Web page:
The impact of knowledge, attitudes and beliefs on the engagement of primary and community-based healthcare professionals in cancer care: a literature review
MetadataShow full item record
Background: Primary health services are well placed to reinforce prevention, early intervention, and connected care. Despite this important role, primary care providers (PCPs) have a limited capacity to meet the varied needs of people with cancer and their carers – furthermore, the reasons for this largely remain unexplored. Scope: To identify: (1) the knowledge, attitudes, and beliefs held by health professionals and patients that can influence the engagement of PCPs with the early detection of cancer and follow-up care; (2) evidence that attitudes and beliefs can be modified with measureable impact on the engagement of PCPs with cancer care; and (3) potential targets for intervention. This was achieved through a review of English publications from 2000 onwards, sourced from six academic databases and complemented with a search for grey literature. Findings: A total of 4212 articles were reviewed to identify studies conducted in the UK, Canada, Holland (or The Netherlands), Australia, or New Zealand given the comparable role of PCPs. Several factors hinder PCP participation in cancer care, all of which are related to knowledge, attitudes, and beliefs. Patients and specialists are uncertain about the role that primary care could play and whether their primary care team has the necessary expertise. PCPs have varied opinions about the ideal content of follow-up programs. Study limitations include: the absence of well accepted definitions of key terms; the indexing systems used by databases to code publications, which may have obscured all relevant publications; the paucity of robust research; and possible researcher bias which was minimized through independent review by trained reviewers and the implementation of rigorous inter-rater reliability measures.Conclusions: Knowledge, attitudes, and beliefs influence PCP engagement in cancer care. It is important to develop shared understandings of these terms because the knowledge, attitudes, and beliefs of PCPs, specialists, patients, and their families can influence the effectiveness of treatment plans.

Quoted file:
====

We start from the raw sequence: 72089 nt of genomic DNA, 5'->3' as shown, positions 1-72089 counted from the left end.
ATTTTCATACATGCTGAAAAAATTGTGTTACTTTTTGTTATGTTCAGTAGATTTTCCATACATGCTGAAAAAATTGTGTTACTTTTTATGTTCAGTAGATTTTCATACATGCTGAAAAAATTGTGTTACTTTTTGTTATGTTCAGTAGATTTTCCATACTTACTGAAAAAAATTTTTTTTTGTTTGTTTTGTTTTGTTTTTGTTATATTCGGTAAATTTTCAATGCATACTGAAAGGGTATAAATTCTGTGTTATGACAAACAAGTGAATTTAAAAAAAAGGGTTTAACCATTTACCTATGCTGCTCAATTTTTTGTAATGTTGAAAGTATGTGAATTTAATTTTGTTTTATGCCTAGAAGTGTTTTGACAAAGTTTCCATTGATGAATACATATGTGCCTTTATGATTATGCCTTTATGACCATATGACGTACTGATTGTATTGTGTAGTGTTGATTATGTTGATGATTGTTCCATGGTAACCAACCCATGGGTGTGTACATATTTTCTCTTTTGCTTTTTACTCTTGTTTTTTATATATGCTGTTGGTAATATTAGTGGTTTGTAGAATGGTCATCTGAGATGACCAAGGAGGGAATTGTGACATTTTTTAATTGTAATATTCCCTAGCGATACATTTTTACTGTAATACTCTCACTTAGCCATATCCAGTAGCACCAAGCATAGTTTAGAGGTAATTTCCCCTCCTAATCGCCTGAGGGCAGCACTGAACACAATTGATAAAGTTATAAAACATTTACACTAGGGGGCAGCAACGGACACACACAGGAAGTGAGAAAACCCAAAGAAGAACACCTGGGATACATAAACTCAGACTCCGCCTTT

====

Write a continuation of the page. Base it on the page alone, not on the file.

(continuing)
Showing items related by title, author, creator and subject.
Jiwa, Moyez; McManus, Alexandra; Dadich, A. (2013)Cancer is the leading cause of illness in Australia and is a national health priority. Primary care in Australia is well positioned to support individuals diagnosed with cancer and their family/caretakers. However, obstacles ...
Towards understanding disparities in cancer outcomes for Aboriginal Australians: exploring Aboriginal perceptions and experiences of cancer in Western AustraliaShahid, Shaouli (2010)Cancer has become one of the major chronic diseases among Aboriginal and Torres Strait Islander people of Australia, and was declared a health priority in the National Aboriginal and Torres Strait Islander Health Strategy ...
Effectiveness and experiences of families and support workers participating in peer-led parenting support programs delivered as home visiting programs: a comprehensive systematic reviewMunns, Ailsa; Watts, R.; Hegney, D.; Walker, R. (2016)BACKGROUND: Designing child and family health services to meet the diverse needs of contemporary families is intended to minimize impacts of early disadvantage and subsequent lifelong health and social issues. Innovative ...